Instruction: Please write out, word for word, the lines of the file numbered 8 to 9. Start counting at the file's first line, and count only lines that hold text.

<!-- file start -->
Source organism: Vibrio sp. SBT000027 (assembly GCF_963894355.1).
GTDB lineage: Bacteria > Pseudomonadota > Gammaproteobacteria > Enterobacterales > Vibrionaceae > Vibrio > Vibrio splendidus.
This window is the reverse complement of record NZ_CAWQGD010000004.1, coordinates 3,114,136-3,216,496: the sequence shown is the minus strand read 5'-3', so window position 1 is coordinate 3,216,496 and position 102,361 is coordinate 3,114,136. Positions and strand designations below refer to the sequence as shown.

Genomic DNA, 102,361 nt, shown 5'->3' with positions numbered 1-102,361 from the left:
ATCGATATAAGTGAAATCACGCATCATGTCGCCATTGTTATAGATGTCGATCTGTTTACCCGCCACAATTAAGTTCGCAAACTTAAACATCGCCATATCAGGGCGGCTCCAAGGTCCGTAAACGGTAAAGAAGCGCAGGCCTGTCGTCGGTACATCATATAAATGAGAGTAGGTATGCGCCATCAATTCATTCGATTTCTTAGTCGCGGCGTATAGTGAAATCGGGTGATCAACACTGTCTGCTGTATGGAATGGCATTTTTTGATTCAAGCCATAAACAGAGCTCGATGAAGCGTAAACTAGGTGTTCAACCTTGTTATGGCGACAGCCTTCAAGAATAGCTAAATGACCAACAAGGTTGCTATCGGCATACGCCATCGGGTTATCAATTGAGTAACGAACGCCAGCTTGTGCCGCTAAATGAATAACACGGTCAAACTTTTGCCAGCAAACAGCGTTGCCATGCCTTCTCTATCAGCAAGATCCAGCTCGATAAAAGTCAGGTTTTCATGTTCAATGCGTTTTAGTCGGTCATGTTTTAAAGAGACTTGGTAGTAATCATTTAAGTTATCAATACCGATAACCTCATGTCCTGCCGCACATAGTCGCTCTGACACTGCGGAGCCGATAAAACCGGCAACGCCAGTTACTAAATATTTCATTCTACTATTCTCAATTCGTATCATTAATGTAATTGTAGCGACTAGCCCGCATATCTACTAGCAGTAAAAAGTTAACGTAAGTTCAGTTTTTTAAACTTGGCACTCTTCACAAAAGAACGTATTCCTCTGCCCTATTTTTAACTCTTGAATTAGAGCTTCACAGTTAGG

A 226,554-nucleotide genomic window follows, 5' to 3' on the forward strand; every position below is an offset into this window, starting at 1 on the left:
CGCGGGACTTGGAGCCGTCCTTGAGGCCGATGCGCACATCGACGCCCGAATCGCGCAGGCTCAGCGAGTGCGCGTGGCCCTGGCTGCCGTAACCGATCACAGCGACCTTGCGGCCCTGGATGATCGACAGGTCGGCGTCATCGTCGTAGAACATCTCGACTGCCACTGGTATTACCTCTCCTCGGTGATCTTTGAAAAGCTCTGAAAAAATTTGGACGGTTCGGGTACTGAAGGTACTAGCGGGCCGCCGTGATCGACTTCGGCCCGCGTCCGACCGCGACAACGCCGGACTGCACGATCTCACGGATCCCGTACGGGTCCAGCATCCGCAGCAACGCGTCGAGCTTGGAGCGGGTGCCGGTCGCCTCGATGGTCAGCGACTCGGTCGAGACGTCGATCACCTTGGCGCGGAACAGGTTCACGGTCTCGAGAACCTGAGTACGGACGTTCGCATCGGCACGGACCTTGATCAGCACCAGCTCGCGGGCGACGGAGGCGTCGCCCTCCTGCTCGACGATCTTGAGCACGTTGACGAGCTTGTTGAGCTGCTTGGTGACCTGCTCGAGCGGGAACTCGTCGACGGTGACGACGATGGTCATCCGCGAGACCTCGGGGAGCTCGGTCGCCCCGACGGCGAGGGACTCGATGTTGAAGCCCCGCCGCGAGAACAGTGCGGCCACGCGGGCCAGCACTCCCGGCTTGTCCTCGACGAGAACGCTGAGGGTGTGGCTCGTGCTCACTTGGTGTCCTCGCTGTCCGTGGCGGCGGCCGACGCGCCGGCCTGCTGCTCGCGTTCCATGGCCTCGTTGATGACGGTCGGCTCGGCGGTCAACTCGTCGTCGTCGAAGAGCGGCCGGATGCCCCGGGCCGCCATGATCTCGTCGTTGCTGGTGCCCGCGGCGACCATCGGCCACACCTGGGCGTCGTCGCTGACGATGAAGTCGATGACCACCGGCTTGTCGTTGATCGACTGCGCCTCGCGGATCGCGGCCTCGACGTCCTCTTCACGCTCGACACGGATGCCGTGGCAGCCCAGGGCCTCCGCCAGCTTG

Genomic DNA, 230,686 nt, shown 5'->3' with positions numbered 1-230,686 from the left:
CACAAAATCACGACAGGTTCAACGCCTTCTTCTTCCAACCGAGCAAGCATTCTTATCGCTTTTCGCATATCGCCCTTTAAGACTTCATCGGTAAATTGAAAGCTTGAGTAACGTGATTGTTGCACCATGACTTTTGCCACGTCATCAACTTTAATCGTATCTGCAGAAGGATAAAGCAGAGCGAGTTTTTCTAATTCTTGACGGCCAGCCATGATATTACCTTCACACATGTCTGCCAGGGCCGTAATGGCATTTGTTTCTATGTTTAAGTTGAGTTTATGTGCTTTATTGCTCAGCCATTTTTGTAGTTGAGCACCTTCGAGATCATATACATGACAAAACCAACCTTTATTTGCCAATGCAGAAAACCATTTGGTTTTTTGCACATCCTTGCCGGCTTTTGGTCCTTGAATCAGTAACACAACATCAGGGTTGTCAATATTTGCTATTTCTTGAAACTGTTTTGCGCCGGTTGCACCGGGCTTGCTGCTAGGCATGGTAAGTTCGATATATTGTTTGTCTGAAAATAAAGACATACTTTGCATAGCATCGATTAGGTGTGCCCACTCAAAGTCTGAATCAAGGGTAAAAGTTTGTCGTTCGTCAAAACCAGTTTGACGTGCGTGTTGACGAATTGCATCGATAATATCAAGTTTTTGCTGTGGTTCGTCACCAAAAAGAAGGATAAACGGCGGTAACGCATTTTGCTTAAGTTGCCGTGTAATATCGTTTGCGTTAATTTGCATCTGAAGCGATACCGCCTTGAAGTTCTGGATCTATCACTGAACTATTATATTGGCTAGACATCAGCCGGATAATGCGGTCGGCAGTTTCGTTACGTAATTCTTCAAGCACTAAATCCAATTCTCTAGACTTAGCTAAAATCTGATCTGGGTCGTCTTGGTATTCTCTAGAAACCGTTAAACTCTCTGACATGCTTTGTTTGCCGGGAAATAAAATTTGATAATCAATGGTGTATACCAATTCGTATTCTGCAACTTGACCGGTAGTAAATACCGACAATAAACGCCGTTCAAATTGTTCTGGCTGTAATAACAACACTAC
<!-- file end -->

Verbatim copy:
Genomic DNA, 230,686 nt, shown 5'->3' with positions numbered 1-230,686 from the left:
CACAAAATCACGACAGGTTCAACGCCTTCTTCTTCCAACCGAGCAAGCATTCTTATCGCTTTTCGCATATCGCCCTTTAAGACTTCATCGGTAAATTGAAAGCTTGAGTAACGTGATTGTTGCACCATGACTTTTGCCACGTCATCAACTTTAATCGTATCTGCAGAAGGATAAAGCAGAGCGAGTTTTTCTAATTCTTGACGGCCAGCCATGATATTACCTTCACACATGTCTGCCAGGGCCGTAATGGCATTTGTTTCTATGTTTAAGTTGAGTTTATGTGCTTTATTGCTCAGCCATTTTTGTAGTTGAGCACCTTCGAGATCATATACATGACAAAACCAACCTTTATTTGCCAATGCAGAAAACCATTTGGTTTTTTGCACATCCTTGCCGGCTTTTGGTCCTTGAATCAGTAACACAACATCAGGGTTGTCAATATTTGCTATTTCTTGAAACTGTTTTGCGCCGGTTGCACCGGGCTTGCTGCTAGGCATGGTAAGTTCGATATATTGTTTGTCTGAAAATAAAGACATACTTTGCATAGCATCGATTAGGTGTGCCCACTCAAAGTCTGAATCAAGGGTAAAAGTTTGTCGTTCGTCAAAACCAGTTTGACGTGCGTGTTGACGAATTGCATCGATAATATCAAGTTTTTGCTGTGGTTCGTCACCAAAAAGAAGGATAAACGGCGGTAACGCATTTTGCTTAAGTTGCCGTGTAATATCGTTTGCGTTAATTTGCATCTGAAGCGATACCGCCTTGAAGTTCTGGATCTATCACTGAACTATTATATTGGCTAGACATCAGCCGGATAATGCGGTCGGCAGTTTCGTTACGTAATTCTTCAAGCACTAAATCCAATTCTCTAGACTTAGCTAAAATCTGATCTGGGTCGTCTTGGTATTCTCTAGAAACCGTTAAACTCTCTGACATGCTTTGTTTGCCGGGAAATAAAATTTGATAATCAATGGTGTATACCAATTCGTATTCTGCAACTTGACCGGTAGTAAATACCGACAATAAACGCCGTTCAAATTGTTCTGGCTGTAATAACAACACTAC